In English it is called "Magpie". The prefix “mag” is to be understood as the short form for “Margaret”, which is used as a nickname for a talkative person, and certainly alludes to the chattering (eng .: “mag-mag-mag”) of the bird. The second part of the word comes from the Latin name “ pica ” and can also be found in the French name of the magpie, “pie bavarde”.

The birds are nicknamed “thieving” because of the idea that magpies like to carry shiny objects into their nests. In 1817 Rossini even staged an opera La gazza ladra (“The Thieving Magpie”). She should be particularly interested in rounded, silvery, shiny objects that she hides individually under a little leaves or grass. According to an unconfirmed hypothesis , this behavior maintains or trains the behavior of collecting and hoarding feed out of curiosity and the instinct to play. However, an investigation on the subject comes to the conclusion that magpies do not have a general preference for shiny objects. They probably owe their reputation for stealing certain objects to the fact that they can sometimes be seen hiding food supplies or the fact that they rob nests .

Mythology and cult

In Germanic mythology , the magpie was both the messenger of the gods and the bird of the death goddess Hel . They were associated with calamity, suffering and hardship. In the European Middle Ages and at the time of the witch hunt she was - like crows , ravens and black cats - as a witch animal or even as a witch herself. She was at times also known as a soul robber in connection with Satan . In addition, she was associated with death in person as the "gallows bird". Since then she has had the reputation of being “thieving” in Europe . In Greek mythology she was a bird of the god Dionysus . Also Ovid wrote in his Metamorphoses of magpies: they are the nine daughters of Pierus, referring to a musical contest against the Muses himself were getting. After their defeat, they were turned into magpies by them. In Iranian tales, the magpie was the enemy of the grasshopper that destroyed it.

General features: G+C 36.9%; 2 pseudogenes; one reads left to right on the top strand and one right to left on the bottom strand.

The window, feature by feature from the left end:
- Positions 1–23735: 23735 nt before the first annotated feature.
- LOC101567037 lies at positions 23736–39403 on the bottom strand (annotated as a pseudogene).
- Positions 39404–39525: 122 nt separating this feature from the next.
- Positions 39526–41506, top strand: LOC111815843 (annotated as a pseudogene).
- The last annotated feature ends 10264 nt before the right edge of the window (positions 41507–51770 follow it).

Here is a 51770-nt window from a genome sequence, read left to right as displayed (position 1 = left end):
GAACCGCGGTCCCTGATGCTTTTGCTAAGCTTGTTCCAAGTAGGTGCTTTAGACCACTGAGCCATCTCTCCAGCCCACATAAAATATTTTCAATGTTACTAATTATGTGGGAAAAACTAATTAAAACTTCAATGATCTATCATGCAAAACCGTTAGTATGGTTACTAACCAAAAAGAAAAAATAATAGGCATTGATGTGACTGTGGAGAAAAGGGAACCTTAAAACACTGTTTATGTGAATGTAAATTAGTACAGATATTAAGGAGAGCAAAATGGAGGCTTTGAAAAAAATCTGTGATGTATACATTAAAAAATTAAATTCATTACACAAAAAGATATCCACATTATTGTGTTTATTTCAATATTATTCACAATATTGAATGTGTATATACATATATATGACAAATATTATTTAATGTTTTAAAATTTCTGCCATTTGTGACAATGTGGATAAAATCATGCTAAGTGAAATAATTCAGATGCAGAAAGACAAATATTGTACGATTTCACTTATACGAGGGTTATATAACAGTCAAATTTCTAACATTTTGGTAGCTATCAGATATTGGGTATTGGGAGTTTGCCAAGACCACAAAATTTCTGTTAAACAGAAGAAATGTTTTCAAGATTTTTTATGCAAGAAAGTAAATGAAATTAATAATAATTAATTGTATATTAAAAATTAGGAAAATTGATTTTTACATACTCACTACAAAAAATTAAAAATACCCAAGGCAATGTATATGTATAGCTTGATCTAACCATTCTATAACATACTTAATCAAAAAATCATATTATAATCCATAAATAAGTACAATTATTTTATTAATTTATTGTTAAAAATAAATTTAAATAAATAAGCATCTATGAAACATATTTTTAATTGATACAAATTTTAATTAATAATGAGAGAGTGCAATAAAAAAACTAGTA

In general, the magpie is considered a bird of bad omen in Western Europe and the British Isles . There it is considered unfortunate to see this "unlucky person", especially when he appears alone. A well-known counting rhyme brings together magpies that appear in a certain number with different accidentals:

One for sorrow,
two for joy,
three for a girl,
four for a boy.
Five for silver,
six for gold,
seven for a secret never to be told.
Eight for a wish,
Nine for a kiss,
Ten for a bird,
You must not miss.